Splat Implementation - Sep 10, 2008

Splat Implementation - Sep 10, 2008 by Susie Kocher, at 1:21 p.m. on 10 September 2008,

Hi Linda and George,

I am emailing to respond to your email comments of several weeks ago that brought up the issue of the current design of the Strategically Placed Area Treatments on the American River District that are being studied by SNAMP. At that time, I made the commitment to you by email that the UC Science Team would consider your comments and respond to them.

The UC Science Team discussed the issue of SPLAT implementation on our conference call on September 4th, 2008. The Science Team concurred that this is an important issue, however, they reaffirmed that it is not appropriate for the researchers to comment or give input to the USFS on treatment design. A key element of our experimental design is to evaluate the impact of forest management treatments as they are implemented by the districts. One agreed upon foundation of the SNAMP project is that project design and implementation is the exclusive role of the Forest Service while evaluating the effects of these projects is the domain of the UC Science Team.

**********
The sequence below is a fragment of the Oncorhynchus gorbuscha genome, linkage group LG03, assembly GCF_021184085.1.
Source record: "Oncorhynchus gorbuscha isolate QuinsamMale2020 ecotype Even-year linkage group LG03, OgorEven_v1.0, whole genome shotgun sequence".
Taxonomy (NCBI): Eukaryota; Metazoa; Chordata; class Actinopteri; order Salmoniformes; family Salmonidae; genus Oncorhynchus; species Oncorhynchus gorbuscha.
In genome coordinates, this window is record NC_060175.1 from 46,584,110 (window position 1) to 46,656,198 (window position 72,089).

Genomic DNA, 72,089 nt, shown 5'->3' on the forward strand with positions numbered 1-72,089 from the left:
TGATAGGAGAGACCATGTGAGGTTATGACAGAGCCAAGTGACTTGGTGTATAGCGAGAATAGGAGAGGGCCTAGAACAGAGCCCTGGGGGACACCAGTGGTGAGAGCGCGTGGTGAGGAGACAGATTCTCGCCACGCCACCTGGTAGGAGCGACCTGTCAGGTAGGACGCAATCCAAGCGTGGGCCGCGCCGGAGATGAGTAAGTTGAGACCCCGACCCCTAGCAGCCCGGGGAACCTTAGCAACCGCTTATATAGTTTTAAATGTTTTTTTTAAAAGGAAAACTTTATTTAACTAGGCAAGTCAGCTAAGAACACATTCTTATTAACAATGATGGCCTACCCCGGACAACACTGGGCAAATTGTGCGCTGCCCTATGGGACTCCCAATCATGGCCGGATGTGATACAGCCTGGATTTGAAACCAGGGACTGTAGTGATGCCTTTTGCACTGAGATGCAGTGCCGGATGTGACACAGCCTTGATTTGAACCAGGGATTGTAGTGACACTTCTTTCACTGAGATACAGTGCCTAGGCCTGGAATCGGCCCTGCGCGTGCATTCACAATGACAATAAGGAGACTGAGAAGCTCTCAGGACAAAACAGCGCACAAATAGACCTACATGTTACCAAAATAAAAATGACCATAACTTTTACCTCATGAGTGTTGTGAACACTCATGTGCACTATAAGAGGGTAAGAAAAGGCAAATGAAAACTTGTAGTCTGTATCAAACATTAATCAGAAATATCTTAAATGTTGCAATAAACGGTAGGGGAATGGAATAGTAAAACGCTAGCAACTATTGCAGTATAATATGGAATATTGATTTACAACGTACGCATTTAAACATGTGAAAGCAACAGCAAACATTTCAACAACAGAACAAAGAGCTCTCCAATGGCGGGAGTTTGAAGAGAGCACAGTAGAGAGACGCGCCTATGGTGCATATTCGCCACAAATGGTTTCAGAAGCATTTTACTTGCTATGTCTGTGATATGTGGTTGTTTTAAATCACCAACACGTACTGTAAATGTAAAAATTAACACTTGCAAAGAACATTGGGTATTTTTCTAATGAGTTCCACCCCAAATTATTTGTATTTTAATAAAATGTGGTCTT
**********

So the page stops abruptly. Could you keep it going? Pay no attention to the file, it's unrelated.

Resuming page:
Although we are not able to address your comments about the strategic rationale of the treatments, or whether or not they truly qualify as SPLATs, UC researchers will most definitely be evaluating the spatial pattern of the treatments. Specifically, the Fire and Forest Health Team will be evaluating how the spatial arrangement of the treatments, as implemented, will affect fire behavior at the landscape scale. Results of the effectiveness of the treatment's strategic placements will be reported on by the science team after project implementation and post project data collection.

I believe that the Principle Investigators will also personally respond to your comments now that they have been posted on our website - http://snamp.cnr.berkeley.edu/.

I'd also like to thank you again for your constructive comments and involvement in SNAMP. Conducting a research project of this size and complexity with multiple partners and multiple roles is very challenging. Engagement of the public in some of these difficult issues has been important to the evolution of the project and has served to improve the study plan and hopefully the final product,


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